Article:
Welsh Labour's John Griffiths outlines Labour's policies and principles for the coming Welsh assembly elections.
By John Griffiths, Labour’s Assembly candidate for Newport East and the Welsh Counsel General and leader of the legislative programme
The people of Wales will set the course of the country for the next five years when they go to the polls on May 5th. This is a crucial Welsh assembly election. The UK coalition government seems determined to continue a programme of ideologically driven cuts – deeper and faster than necessary – and impacting disproportionately hard on Wales.
Past Labour governments recognised the case to support the transition of the Welsh economy from declining traditional industries by relocating government services to Wales but this is now under attack, with planned closure of Newport’s Passport Office putting it first in the firing line.
And attacks on welfare benefits affecting the most vulnerable will also hit Wales particularly hard given our greater level of reliance on those benefits – further reducing spend in local economies.
The regressive policies of the Tories and Liberal Democrats threaten progress in redistributing wealth and income hard won over many years. Areas of the UK such as Wales stand to suffer a reversal of gains made. Whereas Labour, in government in Wales and Westminster, worked together for the benefit of our people, the next Assembly administration will have to protect our communities from UK policies.
This is why Welsh Labour is fighting this campaign to retain our key policies as well as take new ones forward. We are pledged to keep free bus travel for older people and disabled people, free prescriptions and free school breakfasts. Sixth formers and further education students will continue to receive Education Maintenance Allowance and our university students will not pay the higher tuition fees applicable in England.
The distinctive approach of co-operation and collaboration rather than competition, public services not privatisation, remains our underpinning philosophical basis.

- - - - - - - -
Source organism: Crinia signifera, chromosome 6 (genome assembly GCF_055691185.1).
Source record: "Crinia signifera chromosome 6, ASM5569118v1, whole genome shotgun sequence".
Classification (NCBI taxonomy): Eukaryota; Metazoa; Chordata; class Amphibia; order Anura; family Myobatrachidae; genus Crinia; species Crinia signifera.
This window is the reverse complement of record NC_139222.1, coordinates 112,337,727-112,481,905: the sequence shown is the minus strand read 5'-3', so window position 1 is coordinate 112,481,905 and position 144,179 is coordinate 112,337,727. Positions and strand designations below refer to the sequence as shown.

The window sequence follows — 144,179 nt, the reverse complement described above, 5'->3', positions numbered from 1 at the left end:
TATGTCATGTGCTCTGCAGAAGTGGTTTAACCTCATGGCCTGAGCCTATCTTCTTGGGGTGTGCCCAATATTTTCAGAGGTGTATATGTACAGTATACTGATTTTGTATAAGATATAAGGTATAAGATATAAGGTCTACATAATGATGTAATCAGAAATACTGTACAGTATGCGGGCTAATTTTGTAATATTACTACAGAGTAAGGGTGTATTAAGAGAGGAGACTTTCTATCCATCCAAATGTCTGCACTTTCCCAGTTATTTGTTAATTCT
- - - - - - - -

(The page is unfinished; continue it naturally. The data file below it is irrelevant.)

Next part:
If Welsh Labour forms the next assembly government we will prioritise the protection of the most vulnerable and strong social justice policies.
• With youth unemployment rocketing we will create more apprenticeships and a Welsh Jobs Fund to boost employment;
• Access to the NHS will be boosted by evening and weekend GP surgeries;
• Our commitment to education will be evidenced by increasing spending by at least one per cent above the increase in the block grant from the UK government;
• A vital good start to life will be helped by more free nursery places and health visitors through the Flying Start programme;
• UK cuts to police numbers will be counteracted by 500 more police community support officers for grassroots policing in our communities.
The stakes are high. The next assembly government will face major challenges. It will have to operate in an environment of increasingly tight budgets making prioritisation and innovative and more effective service delivery the order of the day. The new primary law powers available following the March referendum Yes vote must be effectively used.
Welsh Labour is clear that, with many important strategies and policies in place, delivery must be the mantra for the next assembly government. The opinion polls are encouraging and our leader, Carwyn Jones, is far and away the most popular choice for first minister.
We are campaigning hard across the length and breadth of the country for an overall majority despite the difficulty of the mixed first past the post and party list system. The other parties are manoeuvring to cobble together an opportunist coalition of Tories, Plaid Cymru and Lib Dems if we fall short. The prospect will spur on our campaign teams to redouble our efforts to ensure a majority for Welsh Labour to deliver on a progressive socially just Wales.
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